Submitted to: United States-Japan Cooperative Program in Natural Resources
Publication Type: Proceedings
Publication Acceptance Date: 9/25/2003
Publication Date: 11/9/2003
Citation: Ukuku, D.O., Sapers, G.M., Fett, W.F. 2003. Effect of nisin-edta, chlorine and hydrogen peroxide treatments in reducing transfer of naturally occurring microflora of whole melon to fresh-cut pieces. In: Proceedings of the United States-Japan Cooperative program in Natural Resources (UJNR) Food and Agriculture Panel, 32nd Annual meeting, November 9-15, 2003. Tsukuba, Ibaraki, Japan. p. 31-37.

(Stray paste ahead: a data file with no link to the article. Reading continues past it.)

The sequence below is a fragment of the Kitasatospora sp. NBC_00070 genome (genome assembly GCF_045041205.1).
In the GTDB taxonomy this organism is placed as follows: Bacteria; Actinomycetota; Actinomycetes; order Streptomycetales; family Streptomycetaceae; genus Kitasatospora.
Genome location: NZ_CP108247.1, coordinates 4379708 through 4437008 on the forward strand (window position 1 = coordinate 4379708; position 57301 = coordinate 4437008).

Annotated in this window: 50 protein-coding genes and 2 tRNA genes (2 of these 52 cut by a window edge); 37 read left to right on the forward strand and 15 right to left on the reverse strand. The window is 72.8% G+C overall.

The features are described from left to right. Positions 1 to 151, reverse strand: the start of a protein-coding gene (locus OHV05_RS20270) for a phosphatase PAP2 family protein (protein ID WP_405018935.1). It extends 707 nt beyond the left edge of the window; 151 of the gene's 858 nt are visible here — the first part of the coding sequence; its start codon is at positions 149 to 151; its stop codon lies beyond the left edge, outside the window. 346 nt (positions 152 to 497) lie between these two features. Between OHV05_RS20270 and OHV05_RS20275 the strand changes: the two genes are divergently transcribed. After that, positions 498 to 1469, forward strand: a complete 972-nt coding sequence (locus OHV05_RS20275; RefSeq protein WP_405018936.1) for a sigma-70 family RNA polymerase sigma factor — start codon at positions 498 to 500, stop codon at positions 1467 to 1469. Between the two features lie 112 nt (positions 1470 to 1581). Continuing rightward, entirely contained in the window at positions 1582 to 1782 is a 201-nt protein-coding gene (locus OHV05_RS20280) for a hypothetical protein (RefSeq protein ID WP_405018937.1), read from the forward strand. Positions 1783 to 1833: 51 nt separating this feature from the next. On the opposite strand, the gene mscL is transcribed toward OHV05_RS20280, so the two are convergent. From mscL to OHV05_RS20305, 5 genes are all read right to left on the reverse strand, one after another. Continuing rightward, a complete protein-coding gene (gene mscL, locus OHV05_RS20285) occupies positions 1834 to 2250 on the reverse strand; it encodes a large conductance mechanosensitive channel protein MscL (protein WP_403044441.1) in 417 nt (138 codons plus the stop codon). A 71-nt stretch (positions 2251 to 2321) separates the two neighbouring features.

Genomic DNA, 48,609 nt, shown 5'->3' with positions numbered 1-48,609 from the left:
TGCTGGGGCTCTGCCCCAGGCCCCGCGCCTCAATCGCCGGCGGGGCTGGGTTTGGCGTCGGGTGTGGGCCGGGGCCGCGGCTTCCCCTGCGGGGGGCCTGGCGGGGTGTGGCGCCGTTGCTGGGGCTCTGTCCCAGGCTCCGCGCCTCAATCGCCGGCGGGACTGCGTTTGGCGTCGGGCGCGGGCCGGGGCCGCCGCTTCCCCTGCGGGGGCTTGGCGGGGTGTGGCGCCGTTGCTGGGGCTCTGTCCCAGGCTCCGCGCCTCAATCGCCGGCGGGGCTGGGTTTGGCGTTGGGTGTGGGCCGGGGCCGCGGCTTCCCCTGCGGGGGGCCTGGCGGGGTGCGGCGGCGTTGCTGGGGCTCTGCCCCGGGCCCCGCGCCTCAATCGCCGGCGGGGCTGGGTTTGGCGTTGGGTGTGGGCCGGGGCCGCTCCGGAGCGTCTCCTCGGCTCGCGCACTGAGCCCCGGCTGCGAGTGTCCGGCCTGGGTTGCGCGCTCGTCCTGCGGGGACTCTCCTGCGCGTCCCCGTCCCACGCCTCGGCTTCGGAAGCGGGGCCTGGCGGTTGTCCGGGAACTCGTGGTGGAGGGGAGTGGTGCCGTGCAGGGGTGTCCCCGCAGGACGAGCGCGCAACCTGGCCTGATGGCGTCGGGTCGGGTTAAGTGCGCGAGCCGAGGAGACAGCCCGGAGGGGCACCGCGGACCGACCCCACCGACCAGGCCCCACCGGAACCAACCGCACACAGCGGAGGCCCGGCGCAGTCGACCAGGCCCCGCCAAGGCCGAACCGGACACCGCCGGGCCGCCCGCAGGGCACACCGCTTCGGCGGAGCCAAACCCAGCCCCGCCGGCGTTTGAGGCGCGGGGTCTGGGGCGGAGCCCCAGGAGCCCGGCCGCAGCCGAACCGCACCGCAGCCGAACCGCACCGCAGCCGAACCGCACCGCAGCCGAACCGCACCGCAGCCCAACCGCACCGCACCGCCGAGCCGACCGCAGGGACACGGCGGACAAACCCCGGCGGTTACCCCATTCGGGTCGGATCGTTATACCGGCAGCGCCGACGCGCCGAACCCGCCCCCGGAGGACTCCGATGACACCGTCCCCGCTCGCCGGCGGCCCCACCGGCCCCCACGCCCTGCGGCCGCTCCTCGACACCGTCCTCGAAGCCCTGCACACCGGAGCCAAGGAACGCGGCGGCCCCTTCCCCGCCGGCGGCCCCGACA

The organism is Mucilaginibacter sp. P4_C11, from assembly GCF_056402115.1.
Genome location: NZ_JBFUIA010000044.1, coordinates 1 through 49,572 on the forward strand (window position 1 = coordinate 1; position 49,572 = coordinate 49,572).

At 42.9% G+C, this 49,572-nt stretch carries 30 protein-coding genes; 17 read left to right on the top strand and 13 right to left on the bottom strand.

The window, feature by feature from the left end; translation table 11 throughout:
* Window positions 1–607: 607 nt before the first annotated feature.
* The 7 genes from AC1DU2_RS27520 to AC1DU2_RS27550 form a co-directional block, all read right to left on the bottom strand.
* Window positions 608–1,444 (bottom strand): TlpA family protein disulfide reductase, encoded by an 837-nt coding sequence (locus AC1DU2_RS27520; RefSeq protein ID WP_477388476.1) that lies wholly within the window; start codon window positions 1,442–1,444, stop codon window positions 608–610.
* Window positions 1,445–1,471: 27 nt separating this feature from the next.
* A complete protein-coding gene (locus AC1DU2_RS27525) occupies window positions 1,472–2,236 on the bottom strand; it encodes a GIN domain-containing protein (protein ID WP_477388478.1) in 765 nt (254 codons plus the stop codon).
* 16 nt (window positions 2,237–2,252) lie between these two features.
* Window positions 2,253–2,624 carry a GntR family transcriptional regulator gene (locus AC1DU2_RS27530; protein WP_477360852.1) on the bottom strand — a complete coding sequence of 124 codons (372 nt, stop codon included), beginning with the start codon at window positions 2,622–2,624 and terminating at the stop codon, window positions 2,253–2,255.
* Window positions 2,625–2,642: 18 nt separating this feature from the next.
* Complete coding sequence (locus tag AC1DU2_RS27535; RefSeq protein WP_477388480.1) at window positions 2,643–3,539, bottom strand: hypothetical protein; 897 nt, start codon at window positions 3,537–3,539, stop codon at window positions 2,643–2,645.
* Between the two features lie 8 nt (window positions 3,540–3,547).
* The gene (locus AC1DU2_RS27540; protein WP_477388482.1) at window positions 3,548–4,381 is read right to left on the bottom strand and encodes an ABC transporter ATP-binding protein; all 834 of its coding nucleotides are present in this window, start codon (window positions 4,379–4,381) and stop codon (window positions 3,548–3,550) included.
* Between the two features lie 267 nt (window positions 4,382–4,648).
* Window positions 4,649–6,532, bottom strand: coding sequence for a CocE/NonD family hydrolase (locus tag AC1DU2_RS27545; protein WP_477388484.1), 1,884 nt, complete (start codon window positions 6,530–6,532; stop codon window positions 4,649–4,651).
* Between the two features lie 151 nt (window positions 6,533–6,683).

Technical Abstract: Efficacy of nisin-EDTA treatment as a sanitizer for reducing populations and transfer of native microflora of whole melons to fresh-cut melons was compared to that of chlorine (200 ppm) and hydrogen peroxide (2.5%) treatments. Whole cantaloupe and honeydew melons were washed with water, nisin (10 mg/ml)-EDTA (0.02 M), 200 ppm chlorine or hydrogen peroxide (2.5%) for 5 min at ~ 22C before fresh-cut preparation. Preliminary studies indicated that water washes, EDTA (0.002 to 0.2 M) or nisin (10 mg/ml) were not effective in reducing the populations of native microflora of whole melon when used individually. The predominant class of organisms on cantaloupe and honeydew melon were aerobic mesophilic bacteria followed by lactic acid bacteria, total gram-negative bacteria, yeast and mold and Pseudomonas spp. Nisin-EDTA, chlorine and hydrogen peroxide treatments were significantly (p<0.05) more effective in reducing native microflora than water washes. Nisin-EDTA treatments were significantly (p<0.05) more effective than chlorine or hydrogen peroxide in reducing populations of yeast and mold and Pseudomonas spp. on whole melon surfaces, but were not as effective as chlorine or hydrogen peroxide treatments for reducing aerobic mesophilic bacteria, lactic acid bacteria and total gram-negative bacteria. Although the total microbial population on the surfaces of cantaloupe and honeydew melons was significantly reduced by the nisin-EDTA treatment, the results suggest that treatment with nisin-EDTA before fresh-cut processing is not as effective as hydrogen peroxide and chlorine in reducing transfer of native microflora of whole melon to fresh-cut pieces.